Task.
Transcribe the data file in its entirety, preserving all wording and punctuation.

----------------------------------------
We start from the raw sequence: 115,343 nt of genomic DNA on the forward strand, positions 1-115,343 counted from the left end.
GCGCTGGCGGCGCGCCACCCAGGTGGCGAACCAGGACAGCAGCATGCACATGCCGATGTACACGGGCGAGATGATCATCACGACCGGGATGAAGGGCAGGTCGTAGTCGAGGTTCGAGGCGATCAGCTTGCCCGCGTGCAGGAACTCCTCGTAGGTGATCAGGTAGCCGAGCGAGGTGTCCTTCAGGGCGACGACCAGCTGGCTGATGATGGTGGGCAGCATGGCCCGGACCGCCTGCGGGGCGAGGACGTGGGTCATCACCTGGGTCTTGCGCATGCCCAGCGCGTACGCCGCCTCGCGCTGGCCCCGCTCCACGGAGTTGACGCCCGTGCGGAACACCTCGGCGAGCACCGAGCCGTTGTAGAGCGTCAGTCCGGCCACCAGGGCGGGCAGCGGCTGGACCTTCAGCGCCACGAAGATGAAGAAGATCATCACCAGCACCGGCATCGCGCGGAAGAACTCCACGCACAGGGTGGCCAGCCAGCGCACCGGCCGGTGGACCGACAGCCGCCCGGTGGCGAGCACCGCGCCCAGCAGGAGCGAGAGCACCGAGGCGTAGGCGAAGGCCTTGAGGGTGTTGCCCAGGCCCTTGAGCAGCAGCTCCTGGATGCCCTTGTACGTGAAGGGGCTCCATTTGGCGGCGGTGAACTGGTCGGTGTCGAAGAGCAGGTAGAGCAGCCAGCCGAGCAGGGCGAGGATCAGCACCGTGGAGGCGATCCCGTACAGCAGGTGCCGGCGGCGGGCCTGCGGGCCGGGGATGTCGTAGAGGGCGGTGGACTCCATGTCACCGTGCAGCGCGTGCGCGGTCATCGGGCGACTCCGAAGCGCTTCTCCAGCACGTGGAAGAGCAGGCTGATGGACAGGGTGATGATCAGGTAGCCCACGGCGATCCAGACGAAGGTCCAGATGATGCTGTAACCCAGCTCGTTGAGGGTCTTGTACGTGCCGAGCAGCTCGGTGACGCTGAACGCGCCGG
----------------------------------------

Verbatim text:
We start from the raw sequence: 115,343 nt of genomic DNA on the forward strand, positions 1-115,343 counted from the left end.
GCGCTGGCGGCGCGCCACCCAGGTGGCGAACCAGGACAGCAGCATGCACATGCCGATGTACACGGGCGAGATGATCATCACGACCGGGATGAAGGGCAGGTCGTAGTCGAGGTTCGAGGCGATCAGCTTGCCCGCGTGCAGGAACTCCTCGTAGGTGATCAGGTAGCCGAGCGAGGTGTCCTTCAGGGCGACGACCAGCTGGCTGATGATGGTGGGCAGCATGGCCCGGACCGCCTGCGGGGCGAGGACGTGGGTCATCACCTGGGTCTTGCGCATGCCCAGCGCGTACGCCGCCTCGCGCTGGCCCCGCTCCACGGAGTTGACGCCCGTGCGGAACACCTCGGCGAGCACCGAGCCGTTGTAGAGCGTCAGTCCGGCCACCAGGGCGGGCAGCGGCTGGACCTTCAGCGCCACGAAGATGAAGAAGATCATCACCAGCACCGGCATCGCGCGGAAGAACTCCACGCACAGGGTGGCCAGCCAGCGCACCGGCCGGTGGACCGACAGCCGCCCGGTGGCGAGCACCGCGCCCAGCAGGAGCGAGAGCACCGAGGCGTAGGCGAAGGCCTTGAGGGTGTTGCCCAGGCCCTTGAGCAGCAGCTCCTGGATGCCCTTGTACGTGAAGGGGCTCCATTTGGCGGCGGTGAACTGGTCGGTGTCGAAGAGCAGGTAGAGCAGCCAGCCGAGCAGGGCGAGGATCAGCACCGTGGAGGCGATCCCGTACAGCAGGTGCCGGCGGCGGGCCTGCGGGCCGGGGATGTCGTAGAGGGCGGTGGACTCCATGTCACCGTGCAGCGCGTGCGCGGTCATCGGGCGACTCCGAAGCGCTTCTCCAGCACGTGGAAGAGCAGGCTGATGGACAGGGTGATGATCAGGTAGCCCACGGCGATCCAGACGAAGGTCCAGATGATGCTGTAACCCAGCTCGTTGAGGGTCTTGTACGTGCCGAGCAGCTCGGTGACGCTGAACGCGCCGG